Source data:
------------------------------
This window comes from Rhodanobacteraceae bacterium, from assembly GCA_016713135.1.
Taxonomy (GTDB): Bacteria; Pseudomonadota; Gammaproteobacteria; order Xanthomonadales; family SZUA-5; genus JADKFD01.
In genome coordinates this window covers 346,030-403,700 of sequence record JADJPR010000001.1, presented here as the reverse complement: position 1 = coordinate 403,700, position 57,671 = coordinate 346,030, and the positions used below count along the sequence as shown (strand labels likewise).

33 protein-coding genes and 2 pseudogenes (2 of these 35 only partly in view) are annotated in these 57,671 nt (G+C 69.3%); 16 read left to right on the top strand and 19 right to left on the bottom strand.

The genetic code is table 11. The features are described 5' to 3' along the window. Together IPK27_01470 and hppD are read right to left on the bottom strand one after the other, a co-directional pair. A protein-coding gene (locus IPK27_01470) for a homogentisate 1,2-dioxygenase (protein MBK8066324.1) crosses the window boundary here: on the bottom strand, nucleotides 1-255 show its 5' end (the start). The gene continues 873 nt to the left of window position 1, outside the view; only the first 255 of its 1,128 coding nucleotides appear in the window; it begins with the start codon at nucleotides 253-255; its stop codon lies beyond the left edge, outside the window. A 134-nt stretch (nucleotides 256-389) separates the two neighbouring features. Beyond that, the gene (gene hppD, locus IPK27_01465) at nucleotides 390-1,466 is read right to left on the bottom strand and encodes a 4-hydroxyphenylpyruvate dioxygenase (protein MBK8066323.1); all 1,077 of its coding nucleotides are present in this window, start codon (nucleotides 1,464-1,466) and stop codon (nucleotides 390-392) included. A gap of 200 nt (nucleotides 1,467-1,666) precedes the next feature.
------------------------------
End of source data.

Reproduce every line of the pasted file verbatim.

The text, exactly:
This window comes from Rhodanobacteraceae bacterium, from assembly GCA_016713135.1.
Taxonomy (GTDB): Bacteria; Pseudomonadota; Gammaproteobacteria; order Xanthomonadales; family SZUA-5; genus JADKFD01.
In genome coordinates this window covers 346,030-403,700 of sequence record JADJPR010000001.1, presented here as the reverse complement: position 1 = coordinate 403,700, position 57,671 = coordinate 346,030, and the positions used below count along the sequence as shown (strand labels likewise).

33 protein-coding genes and 2 pseudogenes (2 of these 35 only partly in view) are annotated in these 57,671 nt (G+C 69.3%); 16 read left to right on the top strand and 19 right to left on the bottom strand.

The genetic code is table 11. The features are described 5' to 3' along the window. Together IPK27_01470 and hppD are read right to left on the bottom strand one after the other, a co-directional pair. A protein-coding gene (locus IPK27_01470) for a homogentisate 1,2-dioxygenase (protein MBK8066324.1) crosses the window boundary here: on the bottom strand, nucleotides 1-255 show its 5' end (the start). The gene continues 873 nt to the left of window position 1, outside the view; only the first 255 of its 1,128 coding nucleotides appear in the window; it begins with the start codon at nucleotides 253-255; its stop codon lies beyond the left edge, outside the window. A 134-nt stretch (nucleotides 256-389) separates the two neighbouring features. Beyond that, the gene (gene hppD, locus IPK27_01465) at nucleotides 390-1,466 is read right to left on the bottom strand and encodes a 4-hydroxyphenylpyruvate dioxygenase (protein MBK8066323.1); all 1,077 of its coding nucleotides are present in this window, start codon (nucleotides 1,464-1,466) and stop codon (nucleotides 390-392) included. A gap of 200 nt (nucleotides 1,467-1,666) precedes the next feature.